THE RIDER OF LOST CREEK
THE MOUNTAIN VALLEY WAR
WEST OF DODGE (SHORT STORY)
MONUMENT ROCK (NOVELLA)
A GUN FOR KILKENNY (SHORT STORY)
Kilkenny wasn’t looking for trouble when he entered the Clifton House stage station, but trouble found him when a reckless youngster named Tetlow challenged him, drew his gun, and paid for it with his life.
Looking to escape a reputation that he never wanted, Lance Kilkenny settles in the lonely mountain country of Utah, planning to ranch a high, lush valley. But the past is on his trail. Jared Tetlow is a powerful rancher determined to run his vast herd on the limited grasslands there—whether he has to buy out the local ranchers, run them out, or kill them. He’ll cut down anyone who stands in his way, especially a man he already despises: the gunman named Kilkenny—the man who killed his son.
About the Author
Date of Birth:March 22, 1908
Date of Death:June 10, 1988
Place of Birth:Jamestown, North Dakota
Read an Excerpt
TO CLIFTON HOUSE on the Canadian came a lone rider on a long-legged buckskin. He was a green-eyed man wearing a flat-crowned, flat-brimmed black hat, black shirt and chaps. The Barlow & Sanderson Stage had just pulled in when the rider came out of the lava country, skirting the foothills of the Sangre de Cristos.
He was riding easy when they first saw him but his horse was dust-coated and the sweat had dried on him. The man had a tear in his shirt sleeve and a bloody bandage on his side. He rode directly to the stable and dismounted, caring first for his horse.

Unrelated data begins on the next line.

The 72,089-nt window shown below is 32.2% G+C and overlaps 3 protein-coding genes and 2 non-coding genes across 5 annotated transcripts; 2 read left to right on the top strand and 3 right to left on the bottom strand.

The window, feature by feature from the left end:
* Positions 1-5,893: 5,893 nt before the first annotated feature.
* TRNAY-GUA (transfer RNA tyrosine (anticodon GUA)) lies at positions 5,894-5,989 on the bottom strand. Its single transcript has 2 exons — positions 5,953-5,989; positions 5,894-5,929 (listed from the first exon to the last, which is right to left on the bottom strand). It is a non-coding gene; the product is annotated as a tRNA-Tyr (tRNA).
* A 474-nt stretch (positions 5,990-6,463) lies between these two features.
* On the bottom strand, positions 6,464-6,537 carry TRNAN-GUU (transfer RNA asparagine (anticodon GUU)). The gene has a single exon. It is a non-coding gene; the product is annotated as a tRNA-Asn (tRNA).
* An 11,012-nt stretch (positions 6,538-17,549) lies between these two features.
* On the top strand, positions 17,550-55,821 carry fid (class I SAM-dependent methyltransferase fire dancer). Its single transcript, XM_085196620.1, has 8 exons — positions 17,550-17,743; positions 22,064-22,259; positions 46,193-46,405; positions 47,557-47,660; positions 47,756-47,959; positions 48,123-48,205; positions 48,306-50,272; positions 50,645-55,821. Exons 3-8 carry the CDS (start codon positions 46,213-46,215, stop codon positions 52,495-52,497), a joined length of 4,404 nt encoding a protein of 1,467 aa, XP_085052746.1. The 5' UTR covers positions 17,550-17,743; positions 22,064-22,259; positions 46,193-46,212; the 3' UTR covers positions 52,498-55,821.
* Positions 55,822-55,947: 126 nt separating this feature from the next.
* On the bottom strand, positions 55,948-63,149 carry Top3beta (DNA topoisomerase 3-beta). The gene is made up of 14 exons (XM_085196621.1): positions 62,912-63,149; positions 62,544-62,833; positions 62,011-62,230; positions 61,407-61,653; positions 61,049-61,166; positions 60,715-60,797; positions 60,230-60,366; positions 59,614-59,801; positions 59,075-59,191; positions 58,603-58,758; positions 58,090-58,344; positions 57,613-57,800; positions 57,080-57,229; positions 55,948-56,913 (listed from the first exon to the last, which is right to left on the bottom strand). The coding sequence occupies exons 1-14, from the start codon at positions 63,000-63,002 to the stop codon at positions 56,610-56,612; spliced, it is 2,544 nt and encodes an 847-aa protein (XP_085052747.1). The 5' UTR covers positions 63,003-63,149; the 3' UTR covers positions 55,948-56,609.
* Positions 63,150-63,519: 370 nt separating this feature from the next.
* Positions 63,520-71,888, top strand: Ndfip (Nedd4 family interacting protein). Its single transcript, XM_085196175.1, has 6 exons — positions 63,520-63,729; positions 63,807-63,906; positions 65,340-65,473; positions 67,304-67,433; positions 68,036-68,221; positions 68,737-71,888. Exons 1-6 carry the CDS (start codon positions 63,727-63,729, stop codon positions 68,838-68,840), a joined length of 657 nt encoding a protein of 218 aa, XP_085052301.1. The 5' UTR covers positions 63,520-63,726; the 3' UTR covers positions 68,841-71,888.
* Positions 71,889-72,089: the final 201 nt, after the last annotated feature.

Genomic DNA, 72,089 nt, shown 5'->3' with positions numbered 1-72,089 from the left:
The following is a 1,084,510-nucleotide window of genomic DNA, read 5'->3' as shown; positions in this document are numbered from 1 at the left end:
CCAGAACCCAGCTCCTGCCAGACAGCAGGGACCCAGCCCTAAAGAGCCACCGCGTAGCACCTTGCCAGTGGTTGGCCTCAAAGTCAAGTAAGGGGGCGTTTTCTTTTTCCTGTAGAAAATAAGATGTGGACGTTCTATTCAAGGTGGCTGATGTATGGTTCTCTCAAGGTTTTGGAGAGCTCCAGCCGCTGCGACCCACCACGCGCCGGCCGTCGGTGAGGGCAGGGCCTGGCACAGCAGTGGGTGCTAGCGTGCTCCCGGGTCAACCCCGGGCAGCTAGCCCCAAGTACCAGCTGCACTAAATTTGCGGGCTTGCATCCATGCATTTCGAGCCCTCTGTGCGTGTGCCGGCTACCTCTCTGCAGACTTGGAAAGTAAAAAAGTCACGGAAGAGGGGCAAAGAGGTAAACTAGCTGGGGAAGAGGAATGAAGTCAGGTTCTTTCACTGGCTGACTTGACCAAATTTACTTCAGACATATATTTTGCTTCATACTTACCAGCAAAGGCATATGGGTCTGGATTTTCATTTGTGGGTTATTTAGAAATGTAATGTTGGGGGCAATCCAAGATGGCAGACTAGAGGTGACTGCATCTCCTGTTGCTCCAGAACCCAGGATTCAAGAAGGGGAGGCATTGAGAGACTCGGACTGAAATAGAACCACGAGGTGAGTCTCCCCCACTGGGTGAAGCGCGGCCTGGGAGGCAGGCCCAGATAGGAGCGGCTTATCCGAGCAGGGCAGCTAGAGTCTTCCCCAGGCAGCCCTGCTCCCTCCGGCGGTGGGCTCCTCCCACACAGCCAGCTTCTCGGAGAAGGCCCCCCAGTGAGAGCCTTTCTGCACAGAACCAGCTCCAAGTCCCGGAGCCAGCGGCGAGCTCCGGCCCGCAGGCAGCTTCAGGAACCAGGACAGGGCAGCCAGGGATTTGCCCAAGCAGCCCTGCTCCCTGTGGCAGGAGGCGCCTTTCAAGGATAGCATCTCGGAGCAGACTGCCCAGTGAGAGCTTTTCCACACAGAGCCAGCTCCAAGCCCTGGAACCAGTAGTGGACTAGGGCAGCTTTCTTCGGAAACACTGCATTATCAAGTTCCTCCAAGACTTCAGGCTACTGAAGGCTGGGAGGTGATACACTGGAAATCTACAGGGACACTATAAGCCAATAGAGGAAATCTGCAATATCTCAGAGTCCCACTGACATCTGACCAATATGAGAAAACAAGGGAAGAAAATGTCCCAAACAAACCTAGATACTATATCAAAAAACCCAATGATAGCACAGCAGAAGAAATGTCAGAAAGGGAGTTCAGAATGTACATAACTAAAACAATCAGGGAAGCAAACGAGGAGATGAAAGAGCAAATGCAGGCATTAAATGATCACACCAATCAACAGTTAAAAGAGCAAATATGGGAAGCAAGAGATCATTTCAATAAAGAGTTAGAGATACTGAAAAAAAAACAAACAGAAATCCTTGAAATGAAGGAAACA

Only then did he turn and glance toward the House. He wore two tied-down guns. Pulling his hat lower he crossed the hard-packed earth and entered the house. “I could use some grub,” he said, “a meal now and supplies to go.”
“We got anything you need. We’re feedin’ the stage crowd now. Go on in.”
He paused at the door and studied the room before going in. There were six passengers from the stage. Two women and four men, and there were a few riders from the valley roundup and three men from a trail herd crew. Face by face he studied them. Only then did he seat himself.
The tall girl from the stage lifted her eyes and looked across the table at him, her eyes alive with curiosity as she saw the bloody bandage. None of the men appeared to notice anything, and she filled her cup again and tried her coffee. It was hot, black, and strong.
Her eyes went again to the man in black. He had removed his hat when he seated himself and she noticed that his hair was black and curly. He was a lean, powerfully built man, probably larger than he looked while seated. Her eyes trailed again to the bandage.